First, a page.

It’s hard being a young woman these days. Chivalry is dying, but many glass ceilings are still firmly in place. We’re supposed to have it all but sacrifice nothing, balancing choosing a career path and a life partner. We can delay having kids by putting our eggs in the freezer next to our vodka, but our similarly aging male partners’ sperm might handicap our chances of having healthy offspring, with higher risks for autism and schizophrenia linked to paternal age.
And now it turns out that hormonal contraception, or The Pill, our revolutionary defense against the inherent misogyny of biology, could be tricking us into choosing the wrong men.
Two studies led by Dr. Craig Roberts from the University of Stirling in Scotland have suggested that taking oral contraception can change your attraction to and preferences for men. In an initial study, Dr. Roberts and his team asked women who were about to go on the pill to rate the attractiveness of a selection of male faces, considering them as both short-term and long-term partners. They were then tested again approximately three months later to see if their preferences had changed. Sure enough, in the second test session women who had started hormonal contraception had significant shifts in their partner preferences, now preferring significantly less masculine-looking faces than they had three months earlier. Conversely, control women who had not started the pill did not differ in their choices from the first session.
In a follow-up study, real couples who had met while the woman was either on or off the pill were assessed for the male partner’s masculinity. This involved complex photo manipulation and judgment of the pictures by outside individuals, who ranked the male faces on features of masculinity. Though these methods are a bit fuzzy and convoluted, the researchers’ results (surprise surprise) matched those of the first study. That is, male partners of women who were already on the pill when they met were judged to be significantly less masculine looking than men whose female partners were not taking hormonal contraception.
Notable masculine features include squarer face-shapes, stronger jawlines and less prominent cheekbones, all of which are typical signifiers of higher levels of testosterone. The authors claim that this shift to preferring less masculine features is perhaps a transition towards subconsciously choosing more faithful or nurturing partners after starting contraception, which can be beneficial for long-term relationship success. However, a major problem with these partner preference shifts is that presumably at some point during a mature, adult, monogamous relationship women go off their contraception, potentially reversing back their partner preferences. This can lead to dissatisfaction in the relationship, female philandering, and some very awkward conversations: “Sorry honey, you used to do it for me, but now I find you much too feminine for my liking.”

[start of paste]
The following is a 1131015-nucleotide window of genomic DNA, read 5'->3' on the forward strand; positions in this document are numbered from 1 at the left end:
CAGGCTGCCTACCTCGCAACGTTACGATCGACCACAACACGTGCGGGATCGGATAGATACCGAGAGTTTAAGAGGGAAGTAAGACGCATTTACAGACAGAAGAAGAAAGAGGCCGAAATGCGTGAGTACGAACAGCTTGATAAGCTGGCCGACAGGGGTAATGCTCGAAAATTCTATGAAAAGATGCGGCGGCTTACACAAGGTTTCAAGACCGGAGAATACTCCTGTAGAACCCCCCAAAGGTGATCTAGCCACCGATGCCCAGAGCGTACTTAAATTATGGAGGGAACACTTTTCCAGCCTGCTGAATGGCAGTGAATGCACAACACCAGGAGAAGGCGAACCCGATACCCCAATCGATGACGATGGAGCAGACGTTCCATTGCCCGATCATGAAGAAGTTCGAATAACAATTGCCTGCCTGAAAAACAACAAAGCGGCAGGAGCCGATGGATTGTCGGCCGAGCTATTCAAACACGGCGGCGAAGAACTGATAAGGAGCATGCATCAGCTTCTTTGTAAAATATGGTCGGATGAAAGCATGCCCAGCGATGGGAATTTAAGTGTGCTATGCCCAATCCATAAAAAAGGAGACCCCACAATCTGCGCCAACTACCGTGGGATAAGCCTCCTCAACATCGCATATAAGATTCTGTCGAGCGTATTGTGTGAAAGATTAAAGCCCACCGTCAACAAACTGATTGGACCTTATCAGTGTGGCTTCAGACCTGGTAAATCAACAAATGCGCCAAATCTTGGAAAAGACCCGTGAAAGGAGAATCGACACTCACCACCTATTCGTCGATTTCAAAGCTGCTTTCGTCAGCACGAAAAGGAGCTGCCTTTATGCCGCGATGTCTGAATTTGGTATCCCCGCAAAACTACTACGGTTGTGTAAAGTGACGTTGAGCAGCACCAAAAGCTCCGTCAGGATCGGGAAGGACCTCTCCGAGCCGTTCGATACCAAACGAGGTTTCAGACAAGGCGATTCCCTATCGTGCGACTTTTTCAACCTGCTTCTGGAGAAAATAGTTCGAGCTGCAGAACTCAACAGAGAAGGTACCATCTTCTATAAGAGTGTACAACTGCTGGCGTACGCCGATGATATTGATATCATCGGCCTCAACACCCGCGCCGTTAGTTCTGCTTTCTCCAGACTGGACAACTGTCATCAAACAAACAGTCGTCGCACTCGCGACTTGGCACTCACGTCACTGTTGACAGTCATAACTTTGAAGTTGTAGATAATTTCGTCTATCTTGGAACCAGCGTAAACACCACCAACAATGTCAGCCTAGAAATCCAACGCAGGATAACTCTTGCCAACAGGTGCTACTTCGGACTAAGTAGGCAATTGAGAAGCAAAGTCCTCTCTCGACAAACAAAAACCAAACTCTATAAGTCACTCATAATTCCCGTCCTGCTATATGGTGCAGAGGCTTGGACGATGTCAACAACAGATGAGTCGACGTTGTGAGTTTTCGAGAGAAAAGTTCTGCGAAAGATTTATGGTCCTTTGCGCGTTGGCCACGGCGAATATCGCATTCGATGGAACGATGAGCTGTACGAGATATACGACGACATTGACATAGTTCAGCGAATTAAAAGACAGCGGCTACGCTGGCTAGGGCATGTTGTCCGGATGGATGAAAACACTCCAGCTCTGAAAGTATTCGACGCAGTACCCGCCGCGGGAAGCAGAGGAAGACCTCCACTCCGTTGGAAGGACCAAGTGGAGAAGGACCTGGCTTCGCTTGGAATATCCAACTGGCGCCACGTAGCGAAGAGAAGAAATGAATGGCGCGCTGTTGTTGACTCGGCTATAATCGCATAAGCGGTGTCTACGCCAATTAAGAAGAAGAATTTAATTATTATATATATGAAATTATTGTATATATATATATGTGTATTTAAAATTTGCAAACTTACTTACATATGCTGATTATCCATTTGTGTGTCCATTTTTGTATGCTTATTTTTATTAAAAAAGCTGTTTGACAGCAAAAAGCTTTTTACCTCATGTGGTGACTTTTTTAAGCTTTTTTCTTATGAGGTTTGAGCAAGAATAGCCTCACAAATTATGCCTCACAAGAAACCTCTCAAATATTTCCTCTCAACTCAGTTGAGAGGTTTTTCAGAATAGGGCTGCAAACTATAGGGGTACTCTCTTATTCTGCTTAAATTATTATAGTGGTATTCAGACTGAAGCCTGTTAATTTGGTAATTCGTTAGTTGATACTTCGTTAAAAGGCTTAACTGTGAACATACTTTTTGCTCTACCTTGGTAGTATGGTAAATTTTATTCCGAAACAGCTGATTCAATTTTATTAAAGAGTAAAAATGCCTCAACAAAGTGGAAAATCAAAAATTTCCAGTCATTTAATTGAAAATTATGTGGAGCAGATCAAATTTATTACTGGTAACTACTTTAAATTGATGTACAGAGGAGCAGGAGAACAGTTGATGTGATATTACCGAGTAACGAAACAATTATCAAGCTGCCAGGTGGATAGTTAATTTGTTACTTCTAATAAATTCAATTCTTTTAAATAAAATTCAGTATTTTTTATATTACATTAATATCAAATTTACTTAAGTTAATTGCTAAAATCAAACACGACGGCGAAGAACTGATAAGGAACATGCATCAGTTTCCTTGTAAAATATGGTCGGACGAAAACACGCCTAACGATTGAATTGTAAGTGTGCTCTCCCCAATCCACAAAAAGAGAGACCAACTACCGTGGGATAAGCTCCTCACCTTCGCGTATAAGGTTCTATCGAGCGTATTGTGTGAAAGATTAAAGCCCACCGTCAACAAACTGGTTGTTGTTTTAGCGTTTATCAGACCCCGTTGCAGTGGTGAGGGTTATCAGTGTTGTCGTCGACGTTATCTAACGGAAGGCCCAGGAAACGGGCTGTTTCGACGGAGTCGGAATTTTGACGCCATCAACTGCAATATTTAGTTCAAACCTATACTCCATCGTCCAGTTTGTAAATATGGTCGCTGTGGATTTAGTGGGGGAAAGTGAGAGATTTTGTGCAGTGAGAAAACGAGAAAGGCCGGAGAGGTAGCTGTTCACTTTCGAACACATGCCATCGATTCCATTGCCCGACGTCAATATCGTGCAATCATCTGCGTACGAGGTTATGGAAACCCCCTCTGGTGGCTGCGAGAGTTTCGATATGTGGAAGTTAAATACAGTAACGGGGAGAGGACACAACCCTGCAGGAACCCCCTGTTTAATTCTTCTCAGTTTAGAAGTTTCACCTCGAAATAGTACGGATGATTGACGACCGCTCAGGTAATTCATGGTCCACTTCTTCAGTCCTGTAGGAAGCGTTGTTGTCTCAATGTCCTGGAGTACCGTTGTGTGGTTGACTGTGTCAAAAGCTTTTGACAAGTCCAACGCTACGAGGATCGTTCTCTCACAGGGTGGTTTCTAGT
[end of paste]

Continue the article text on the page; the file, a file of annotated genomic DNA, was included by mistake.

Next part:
Another major concern is that genetically we are supposed to be drawn towards mates who are more dissimilar to ourselves. This is evolutionarily advantageous, as greater parental genetic variability reduces the likelihood of heritable diseases in the offspring. Basically, your children are less likely to be born with a genetic disorder if your and your partner’s DNA are more different. It has been proposed that some of the shifts in partner preferences after initiating oral contraception are actually towards men who are more genetically similar to you, which can be problematic, but there are no theories yet as to why this might be the case.
However, it’s a pretty big stretch to say that preferring men with slightly rounder faces means you’ve undergone a major change in your list of demands for your partner’s personality and genetic makeup (if you happen to have such a list for that). Also, the first study was performed with only 18 women in the experimental condition, which is a pretty tiny population for measuring significant differences in behavior. So the researchers conducted another follow-up experiment to investigate if these effects mapped onto real-world behavior. Researchers tested 2500 women (a much better sample size) in stable relationships who had started dating their partner while they were either on or off the pill and compared them on several measures of relationship and sexual satisfaction.
Women who first met their partners while taking oral contraception scored significantly lower on measures of sexual satisfaction and rated themselves less physically attracted to their partners than women who met their partners while not on the pill. However, the women taking the pill did have higher overall non-sexual relationship fulfillment and financial stability than those who were off the pill. In a related twist, women who were on contraception were actually less likely to have separated from their partners than women not on the pill when they chose their partners.
So what’s the takeaway from this? Don’t take oral contraception and you’ll have better sex with a more attractive man, but will be more likely to break up with him in the future? Go on the pill and you’ll be dissatisfied sexually by your unattractive mate and your offspring will have genetic disorders, but at least you’ll stay together forever? Maybe. Or maybe being on the pill leads you to choose partners based more on long-term than short-term payouts. Or it means that you have different priorities in your partner preferences to begin with. Either way, make the decision wisely, your future children may depend on it.